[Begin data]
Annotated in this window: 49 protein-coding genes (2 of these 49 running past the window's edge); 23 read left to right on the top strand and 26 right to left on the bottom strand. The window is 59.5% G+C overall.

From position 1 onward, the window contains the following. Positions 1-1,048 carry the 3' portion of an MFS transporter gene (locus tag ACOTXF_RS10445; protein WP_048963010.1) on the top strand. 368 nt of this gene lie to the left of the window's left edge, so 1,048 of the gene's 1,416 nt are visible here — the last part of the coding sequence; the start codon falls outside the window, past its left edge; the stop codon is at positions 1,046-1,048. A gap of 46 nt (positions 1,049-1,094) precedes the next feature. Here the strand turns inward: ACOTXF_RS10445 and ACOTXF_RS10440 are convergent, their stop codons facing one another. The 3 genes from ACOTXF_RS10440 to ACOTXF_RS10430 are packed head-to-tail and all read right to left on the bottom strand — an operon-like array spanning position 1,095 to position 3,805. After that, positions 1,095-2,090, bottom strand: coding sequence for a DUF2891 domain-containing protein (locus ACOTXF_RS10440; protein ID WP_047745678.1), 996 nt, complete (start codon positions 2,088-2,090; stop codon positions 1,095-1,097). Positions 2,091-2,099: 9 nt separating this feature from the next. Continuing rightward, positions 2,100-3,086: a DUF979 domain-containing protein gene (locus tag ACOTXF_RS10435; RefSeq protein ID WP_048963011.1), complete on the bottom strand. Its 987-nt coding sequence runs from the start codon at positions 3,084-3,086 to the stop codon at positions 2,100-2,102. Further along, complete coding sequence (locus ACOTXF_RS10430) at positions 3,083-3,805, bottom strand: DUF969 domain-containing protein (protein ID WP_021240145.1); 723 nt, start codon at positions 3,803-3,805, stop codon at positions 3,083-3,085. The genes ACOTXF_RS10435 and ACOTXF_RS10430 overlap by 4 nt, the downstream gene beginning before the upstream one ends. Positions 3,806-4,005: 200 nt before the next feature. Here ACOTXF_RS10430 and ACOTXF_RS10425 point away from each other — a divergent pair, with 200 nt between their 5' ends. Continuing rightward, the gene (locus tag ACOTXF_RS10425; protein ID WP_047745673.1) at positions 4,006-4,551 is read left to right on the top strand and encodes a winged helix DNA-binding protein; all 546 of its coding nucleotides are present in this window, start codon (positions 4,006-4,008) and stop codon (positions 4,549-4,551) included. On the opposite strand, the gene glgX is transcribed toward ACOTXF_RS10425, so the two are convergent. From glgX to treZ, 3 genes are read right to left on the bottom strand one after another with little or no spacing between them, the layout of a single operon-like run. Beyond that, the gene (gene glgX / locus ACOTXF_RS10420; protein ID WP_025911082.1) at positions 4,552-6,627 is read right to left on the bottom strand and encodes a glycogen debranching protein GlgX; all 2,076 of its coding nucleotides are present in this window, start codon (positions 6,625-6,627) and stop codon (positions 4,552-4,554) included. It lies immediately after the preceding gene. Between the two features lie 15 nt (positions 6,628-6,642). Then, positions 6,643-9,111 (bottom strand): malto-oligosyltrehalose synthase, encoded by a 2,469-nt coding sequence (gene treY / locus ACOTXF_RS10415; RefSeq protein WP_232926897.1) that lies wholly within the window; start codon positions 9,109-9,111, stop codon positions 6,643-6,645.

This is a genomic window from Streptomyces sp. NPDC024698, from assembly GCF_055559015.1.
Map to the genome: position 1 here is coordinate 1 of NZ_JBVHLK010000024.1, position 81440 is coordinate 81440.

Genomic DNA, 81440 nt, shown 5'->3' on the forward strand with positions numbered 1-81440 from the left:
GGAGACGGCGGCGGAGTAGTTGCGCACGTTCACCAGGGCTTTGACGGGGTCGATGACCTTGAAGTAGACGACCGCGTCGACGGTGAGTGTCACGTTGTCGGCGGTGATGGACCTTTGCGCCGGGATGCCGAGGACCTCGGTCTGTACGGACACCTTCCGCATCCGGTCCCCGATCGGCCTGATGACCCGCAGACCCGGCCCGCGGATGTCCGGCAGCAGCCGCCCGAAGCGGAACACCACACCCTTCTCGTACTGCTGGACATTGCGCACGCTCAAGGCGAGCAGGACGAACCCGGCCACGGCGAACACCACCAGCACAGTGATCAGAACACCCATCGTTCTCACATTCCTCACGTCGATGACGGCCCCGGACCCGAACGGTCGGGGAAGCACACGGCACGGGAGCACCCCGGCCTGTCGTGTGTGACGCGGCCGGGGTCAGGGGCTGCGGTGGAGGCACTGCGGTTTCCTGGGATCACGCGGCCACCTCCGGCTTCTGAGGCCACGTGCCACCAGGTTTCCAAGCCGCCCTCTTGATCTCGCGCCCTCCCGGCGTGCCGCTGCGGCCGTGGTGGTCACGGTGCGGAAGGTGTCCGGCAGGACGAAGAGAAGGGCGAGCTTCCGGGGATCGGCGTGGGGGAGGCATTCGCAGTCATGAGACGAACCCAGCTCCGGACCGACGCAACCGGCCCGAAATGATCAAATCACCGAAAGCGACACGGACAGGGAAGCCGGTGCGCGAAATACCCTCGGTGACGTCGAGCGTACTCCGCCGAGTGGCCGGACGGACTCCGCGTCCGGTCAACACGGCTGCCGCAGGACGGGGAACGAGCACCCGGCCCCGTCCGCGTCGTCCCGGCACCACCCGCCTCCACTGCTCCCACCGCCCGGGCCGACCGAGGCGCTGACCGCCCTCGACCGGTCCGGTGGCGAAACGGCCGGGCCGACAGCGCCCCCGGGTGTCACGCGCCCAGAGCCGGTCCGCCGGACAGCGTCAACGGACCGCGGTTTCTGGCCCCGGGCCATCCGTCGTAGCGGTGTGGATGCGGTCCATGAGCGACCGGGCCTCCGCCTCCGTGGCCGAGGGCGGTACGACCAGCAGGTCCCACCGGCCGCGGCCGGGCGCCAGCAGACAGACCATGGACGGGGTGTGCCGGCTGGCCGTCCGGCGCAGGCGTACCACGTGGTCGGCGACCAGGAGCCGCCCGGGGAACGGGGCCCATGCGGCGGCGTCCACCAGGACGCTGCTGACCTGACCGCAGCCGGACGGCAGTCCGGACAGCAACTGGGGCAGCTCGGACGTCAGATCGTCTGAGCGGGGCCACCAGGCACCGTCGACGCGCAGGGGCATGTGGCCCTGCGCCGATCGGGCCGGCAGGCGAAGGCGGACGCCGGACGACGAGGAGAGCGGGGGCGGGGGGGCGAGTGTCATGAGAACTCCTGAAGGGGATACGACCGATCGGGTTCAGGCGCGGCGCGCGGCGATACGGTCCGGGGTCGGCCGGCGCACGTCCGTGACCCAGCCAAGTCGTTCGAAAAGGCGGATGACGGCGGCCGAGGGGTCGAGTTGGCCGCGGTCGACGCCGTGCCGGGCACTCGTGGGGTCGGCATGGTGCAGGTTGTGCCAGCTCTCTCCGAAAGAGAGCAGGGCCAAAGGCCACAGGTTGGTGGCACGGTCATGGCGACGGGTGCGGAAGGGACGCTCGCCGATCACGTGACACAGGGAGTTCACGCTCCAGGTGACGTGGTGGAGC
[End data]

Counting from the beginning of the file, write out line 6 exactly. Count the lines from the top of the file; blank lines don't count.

GGAGACGGCGGCGGAGTAGTTGCGCACGTTCACCAGGGCTTTGACGGGGTCGATGACCTTGAAGTAGACGACCGCGTCGACGGTGAGTGTCACGTTGTCGGCGGTGATGGACCTTTGCGCCGGGATGCCGAGGACCTCGGTCTGTACGGACACCTTCCGCATCCGGTCCCCGATCGGCCTGATGACCCGCAGACCCGGCCCGCGGATGTCCGGCAGCAGCCGCCCGAAGCGGAACACCACACCCTTCTCGTACTGCTGGACATTGCGCACGCTCAAGGCGAGCAGGACGAACCCGGCCACGGCGAACACCACCAGCACAGTGATCAGAACACCCATCGTTCTCACATTCCTCACGTCGATGACGGCCCCGGACCCGAACGGTCGGGGAAGCACACGGCACGGGAGCACCCCGGCCTGTCGTGTGTGACGCGGCCGGGGTCAGGGGCTGCGGTGGAGGCACTGCGGTTTCCTGGGATCACGCGGCCACCTCCGGCTTCTGAGGCCACGTGCCACCAGGTTTCCAAGCCGCCCTCTTGATCTCGCGCCCTCCCGGCGTGCCGCTGCGGCCGTGGTGGTCACGGTGCGGAAGGTGTCCGGCAGGACGAAGAGAAGGGCGAGCTTCCGGGGATCGGCGTGGGGGAGGCATTCGCAGTCATGAGACGAACCCAGCTCCGGACCGACGCAACCGGCCCGAAATGATCAAATCACCGAAAGCGACACGGACAGGGAAGCCGGTGCGCGAAATACCCTCGGTGACGTCGAGCGTACTCCGCCGAGTGGCCGGACGGACTCCGCGTCCGGTCAACACGGCTGCCGCAGGACGGGGAACGAGCACCCGGCCCCGTCCGCGTCGTCCCGGCACCACCCGCCTCCACTGCTCCCACCGCCCGGGCCGACCGAGGCGCTGACCGCCCTCGACCGGTCCGGTGGCGAAACGGCCGGGCCGACAGCGCCCCCGGGTGTCACGCGCCCAGAGCCGGTCCGCCGGACAGCGTCAACGGACCGCGGTTTCTGGCCCCGGGCCATCCGTCGTAGCGGTGTGGATGCGGTCCATGAGCGACCGGGCCTCCGCCTCCGTGGCCGAGGGCGGTACGACCAGCAGGTCCCACCGGCCGCGGCCGGGCGCCAGCAGACAGACCATGGACGGGGTGTGCCGGCTGGCCGTCCGGCGCAGGCGTACCACGTGGTCGGCGACCAGGAGCCGCCCGGGGAACGGGGCCCATGCGGCGGCGTCCACCAGGACGCTGCTGACCTGACCGCAGCCGGACGGCAGTCCGGACAGCAACTGGGGCAGCTCGGACGTCAGATCGTCTGAGCGGGGCCACCAGGCACCGTCGACGCGCAGGGGCATGTGGCCCTGCGCCGATCGGGCCGGCAGGCGAAGGCGGACGCCGGACGACGAGGAGAGCGGGGGCGGGGGGGCGAGTGTCATGAGAACTCCTGAAGGGGATACGACCGATCGGGTTCAGGCGCGGCGCGCGGCGATACGGTCCGGGGTCGGCCGGCGCACGTCCGTGACCCAGCCAAGTCGTTCGAAAAGGCGGATGACGGCGGCCGAGGGGTCGAGTTGGCCGCGGTCGACGCCGTGCCGGGCACTCGTGGGGTCGGCATGGTGCAGGTTGTGCCAGCTCTCTCCGAAAGAGAGCAGGGCCAAAGGCCACAGGTTGGTGGCACGGTCATGGCGACGGGTGCGGAAGGGACGCTCGCCGATCACGTGACACAGGGAGTTCACGCTCCAGGTGACGTGGTGGAGC